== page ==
In the two years I’ve been reviewing gadgets, I’ve never tested Microsoft’s digital music and video player, called the Zune. The device only accounts for a tiny fraction of the market, and it had always struck me as a product that was forever playing catch-up to Apple’s iPod.
But the recent release of the newest Zune, the Zune HD, convinced me to finally take it for a spin.
At first glance, the Zune HD looks a lot like Apple’s iPod touch. It has a thin rectangular shape with a large touch-screen and very few physical buttons.
It’s not as stylish as an iPod touch, it’s a little thicker and its screen is a little smaller (3.3 inches vs. 3.5 inches), but it’s still a very attractive device. It’s priced somewhat similarly to the touch, as the 16-gigabyte Zune HD costs $220, and the 32GB costs $290. The 8GB iPod touch costs $199, while the 32GB costs $299.
Like the iPod touch, the Zune HD has a touch-screen, a Web browser and the ability to run apps and download music through a Wi-Fi connection. But with the exception of the Zune’s touch-screen, which is a little more responsive, the iPod touch blows the Zune out of the water in all of these areas.
The Zune’s user interface is slick, but it can be frustrating to perform basic functions such as adjusting the volume. You can use your fingers to zoom in and out of pages on the Zune Web browser, but using it’s more like a mobile-phone browser than a computer one.
There’s no e-mail app or YouTube player. You can only download music via Wi-Fi, there’s no built-in speaker and the Zune’s app store is a joke — there are only nine apps to choose from, most of which are games. There are tens of thousands of apps for the iPod touch.
The Zune computer software used to load up your player is full of interesting features, but it’s overly complex, and you have to keep digging through menus to perform some basic tasks.
One huge annoyance is that when you want to buy an album, TV show or movie, you don’t use real money, you use “Microsoft Points,” the same kind used to download content on Microsoft’s Xbox Live Marketplace. So before you buy anything, you have to buy these points, which aren’t available in denominations that match the item prices, meaning you’ll frequently have points left over, something that seems like a ploy to get you to forget how much you are spending and buy more stuff.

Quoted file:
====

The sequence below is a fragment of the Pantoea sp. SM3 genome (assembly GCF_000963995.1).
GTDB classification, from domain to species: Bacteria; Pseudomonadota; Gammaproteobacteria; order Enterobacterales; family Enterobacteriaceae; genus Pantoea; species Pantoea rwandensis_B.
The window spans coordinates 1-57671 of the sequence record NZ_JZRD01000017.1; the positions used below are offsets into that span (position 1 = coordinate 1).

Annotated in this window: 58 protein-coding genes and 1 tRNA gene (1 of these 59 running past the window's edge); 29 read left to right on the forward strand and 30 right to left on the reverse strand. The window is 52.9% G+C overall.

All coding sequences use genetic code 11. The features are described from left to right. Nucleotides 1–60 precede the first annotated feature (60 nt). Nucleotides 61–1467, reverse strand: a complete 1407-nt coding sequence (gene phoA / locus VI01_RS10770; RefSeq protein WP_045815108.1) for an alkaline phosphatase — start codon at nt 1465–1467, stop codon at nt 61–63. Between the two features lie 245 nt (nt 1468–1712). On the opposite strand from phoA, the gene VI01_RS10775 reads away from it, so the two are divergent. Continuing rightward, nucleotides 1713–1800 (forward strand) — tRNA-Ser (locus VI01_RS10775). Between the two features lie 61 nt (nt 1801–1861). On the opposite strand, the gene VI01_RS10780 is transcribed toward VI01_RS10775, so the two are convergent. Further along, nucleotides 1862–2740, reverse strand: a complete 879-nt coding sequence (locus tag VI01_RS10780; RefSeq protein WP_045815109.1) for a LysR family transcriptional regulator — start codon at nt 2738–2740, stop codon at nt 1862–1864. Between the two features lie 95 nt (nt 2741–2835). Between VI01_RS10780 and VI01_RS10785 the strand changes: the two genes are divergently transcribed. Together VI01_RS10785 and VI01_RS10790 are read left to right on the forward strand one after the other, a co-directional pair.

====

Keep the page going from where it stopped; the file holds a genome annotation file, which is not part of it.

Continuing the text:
One nice feature is the ability to wirelessly sync your Zune with your computer when both devices are connected to the same Wi-Fi network, so you don’t always need the USB cable.
But the Zune HD does have a few key features that the iPod touch doesn’t have — namely an HD Radio tuner. You also can play HD videos when connected to an HDTV, and there’s an innovative music-subscription model that will thrill music lovers.
HD Radio allows a station to use a single frequency to transmit more than one stream of programming at a time. Although HD Radio broadcasts sound really good, it’s a technology that hasn’t really caught on.
In Orlando, 17 stations broadcast 31 HD radio channels, according to hdradio.com.
These include National Public Radio affiliate WMFE-FM, which broadcasts its regular feed at 90.7 FM and a second, HD-only all classical feed at 90.7-2. Other local stations broadcast HD-only channels that play oldies, gospel, indie rock and other genres. On certain stations you can mark a song you are currently listening to as something you want to buy.
The Zune can play HD videos and TV shows, but only when you buy a dock that costs $90 and connect it to your TV. The device itself won’t play videos in HD.
The biggest reason to buy a Zune HD over an iPod is if you are a big music fan who likes to listen to a lot of new music all the time.
For $14.99 a month (the first month is free), you can download an unlimited amount of music, and you’ll get to keep 10 songs a month, so you’ll have something to show for it you ever cancel your subscription. Not only that, you can stream music from any computer by going to zune.net and logging in to your account.
There are helpful features to recommend new artists or automatically create customized playlists. And if you can’t think of anything to download, there are “channels,” themed collections of songs that are automatically refreshed.
So though the Zune HD is no match for the iPod touch as a mini computer and media player, it will no doubt please those who want to get their hands on as much music as possible — both by listening to the radio and downloading it.
(Etan Horowitz can be reached at firstname.lastname@example.org or 407-420-5447. To read his technology blog, visit OrlandoSentinel.com/techblog.)